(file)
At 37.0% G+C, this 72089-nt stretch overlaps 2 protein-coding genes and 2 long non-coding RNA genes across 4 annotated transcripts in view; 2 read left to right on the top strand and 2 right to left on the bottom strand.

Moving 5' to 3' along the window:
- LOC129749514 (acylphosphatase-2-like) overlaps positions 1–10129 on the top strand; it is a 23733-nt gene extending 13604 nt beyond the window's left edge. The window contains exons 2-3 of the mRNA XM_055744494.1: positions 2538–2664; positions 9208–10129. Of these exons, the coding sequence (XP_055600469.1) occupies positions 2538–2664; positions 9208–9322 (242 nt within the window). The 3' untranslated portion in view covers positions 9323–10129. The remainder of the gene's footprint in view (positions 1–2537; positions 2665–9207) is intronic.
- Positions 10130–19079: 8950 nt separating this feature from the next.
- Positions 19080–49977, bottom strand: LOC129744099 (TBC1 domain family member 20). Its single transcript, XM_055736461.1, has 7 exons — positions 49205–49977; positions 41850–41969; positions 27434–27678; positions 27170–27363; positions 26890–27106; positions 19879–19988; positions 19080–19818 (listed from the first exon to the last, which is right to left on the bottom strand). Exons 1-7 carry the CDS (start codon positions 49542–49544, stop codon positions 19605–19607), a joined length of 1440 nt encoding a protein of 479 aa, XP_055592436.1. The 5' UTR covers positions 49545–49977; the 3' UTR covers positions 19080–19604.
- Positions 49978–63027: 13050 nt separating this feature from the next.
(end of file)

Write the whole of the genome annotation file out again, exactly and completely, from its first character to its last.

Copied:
At 37.0% G+C, this 72089-nt stretch overlaps 2 protein-coding genes and 2 long non-coding RNA genes across 4 annotated transcripts in view; 2 read left to right on the top strand and 2 right to left on the bottom strand.

Moving 5' to 3' along the window:
- LOC129749514 (acylphosphatase-2-like) overlaps positions 1–10129 on the top strand; it is a 23733-nt gene extending 13604 nt beyond the window's left edge. The window contains exons 2-3 of the mRNA XM_055744494.1: positions 2538–2664; positions 9208–10129. Of these exons, the coding sequence (XP_055600469.1) occupies positions 2538–2664; positions 9208–9322 (242 nt within the window). The 3' untranslated portion in view covers positions 9323–10129. The remainder of the gene's footprint in view (positions 1–2537; positions 2665–9207) is intronic.
- Positions 10130–19079: 8950 nt separating this feature from the next.
- Positions 19080–49977, bottom strand: LOC129744099 (TBC1 domain family member 20). Its single transcript, XM_055736461.1, has 7 exons — positions 49205–49977; positions 41850–41969; positions 27434–27678; positions 27170–27363; positions 26890–27106; positions 19879–19988; positions 19080–19818 (listed from the first exon to the last, which is right to left on the bottom strand). Exons 1-7 carry the CDS (start codon positions 49542–49544, stop codon positions 19605–19607), a joined length of 1440 nt encoding a protein of 479 aa, XP_055592436.1. The 5' UTR covers positions 49545–49977; the 3' UTR covers positions 19080–19604.
- Positions 49978–63027: 13050 nt separating this feature from the next.